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Teen Runs 71-Minute Half-Marathon ... Wearing Crocs

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At Saturday’s 500 Festival Mini-Marathon in Indianapolis, 18-year-old Benjamin Pachev placed 16th at 71:53 — an impressive finish, especially considering the Utah teen had run the race without a pair of those pricy running shoes.

Nope, Pachev had an entirely different footwear of choice. Crocs.

The foam clogs, made famous by chefs like Mario Batali, are Pachev’s preferred running shoes.

“It’s like having a little fan that’s just streaming air over your foot,” Pachev told FOX-59 — adding that the Crocs can last him 2,000 miles (he averages about 65 miles/week).

That doesn’t mean that Pachev isn’t used to answering the Crocs question. “People look over at me and say what the heck are you thinking?” he said. “[They’re] so astonished be it because they’re not thinking outside the box.”

Source: Crocs/Instagram

Lucky for Pachev, he’s not alone. He comes from a large family of Croc runners — including 42-year-old dad Sasha, who also ran the 500 Festival Mini-Marathon on Saturday in Crocs (his time was 76:07).

Sasha told Runner’s World in 2015 the family stumbled upon Crocs’ effectiveness as a running shoe one day when his kids showed up for a family run wearing the shoes — insisting they were real running shoes. Calling their bluff, he noticed his children ran as fast as ever — and looked smother than they did in running shoes.

The Russian native then tried them for himself, realizing they were like racing flats — only cheaper.

With nine kids at home between the ages of 2 and 18, and wife Sarah also running, Crocs just made sense. “I thought, ‘You shouldn’t have to pay $70 for a pair of shoes. It’s got to be simpler than that,’ ” Sasha said. “Running is so natural, you shouldn’t need something so expensive to run in.”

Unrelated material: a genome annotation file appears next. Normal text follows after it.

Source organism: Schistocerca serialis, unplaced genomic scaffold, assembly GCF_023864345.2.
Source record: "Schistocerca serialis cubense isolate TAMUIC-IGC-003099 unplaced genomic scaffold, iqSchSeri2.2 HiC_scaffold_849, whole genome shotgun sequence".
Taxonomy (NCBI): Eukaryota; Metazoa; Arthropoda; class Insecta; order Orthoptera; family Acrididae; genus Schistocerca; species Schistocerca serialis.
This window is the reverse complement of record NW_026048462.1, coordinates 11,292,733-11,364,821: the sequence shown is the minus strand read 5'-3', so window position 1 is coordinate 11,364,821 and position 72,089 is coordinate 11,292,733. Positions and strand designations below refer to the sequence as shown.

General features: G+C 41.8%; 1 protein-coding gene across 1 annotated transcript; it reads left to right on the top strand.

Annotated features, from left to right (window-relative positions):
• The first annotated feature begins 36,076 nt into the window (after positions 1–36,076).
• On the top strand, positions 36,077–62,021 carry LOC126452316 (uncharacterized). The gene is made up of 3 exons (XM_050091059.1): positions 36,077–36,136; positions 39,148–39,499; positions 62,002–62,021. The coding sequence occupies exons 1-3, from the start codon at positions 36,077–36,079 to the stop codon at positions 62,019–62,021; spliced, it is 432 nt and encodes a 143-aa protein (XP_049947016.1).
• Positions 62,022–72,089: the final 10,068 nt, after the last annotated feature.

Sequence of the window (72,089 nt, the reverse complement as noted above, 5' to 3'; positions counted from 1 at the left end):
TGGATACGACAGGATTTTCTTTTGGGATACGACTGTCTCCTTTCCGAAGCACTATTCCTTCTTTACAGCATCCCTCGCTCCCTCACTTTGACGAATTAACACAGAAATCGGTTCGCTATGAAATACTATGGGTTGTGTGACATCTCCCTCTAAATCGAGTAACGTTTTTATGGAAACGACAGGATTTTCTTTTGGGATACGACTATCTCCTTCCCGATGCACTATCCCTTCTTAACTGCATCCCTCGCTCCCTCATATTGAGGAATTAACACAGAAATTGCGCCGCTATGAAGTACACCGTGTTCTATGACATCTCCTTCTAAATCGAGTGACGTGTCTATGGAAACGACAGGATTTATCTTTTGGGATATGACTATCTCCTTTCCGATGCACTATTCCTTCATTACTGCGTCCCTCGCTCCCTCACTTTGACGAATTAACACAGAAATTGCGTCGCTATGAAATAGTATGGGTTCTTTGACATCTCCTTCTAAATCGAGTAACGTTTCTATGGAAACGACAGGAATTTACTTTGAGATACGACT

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Since then, the Pachev family have done all of their training and racing in Crocs, Sasha says, for just over $20 a pair.

“And we find the cheapest colors. If they’re hot pink and that’s the cheapest color, we buy it,” he told Fox.

“It could be a commodity shoe that encourages people to run and not worry too much about budget,” Sasha added to Runner’s World.

“Today, running is kind a sport for the rich almost, even though it should be the most available sport regardless of your income. If somebody really had that mission of making an affordable running shoe, so that everybody could run in it and perform well, I think it can be done.”

As for Benjamin, who has a bachelor’s degree in applied mathematics from BYU,  he’s just staying focused on running.

“When you push yourself to your limit, you’re a different person,” he told Desert News.

He has the support of Crocs — who shared on social media their support for the young runner. “Congrats to Benjamin Pachev for reaching #ComeAsYouAre level 100,” they wrote. “He ran a half marathon in 71 minutes while rocking the #Crocs.”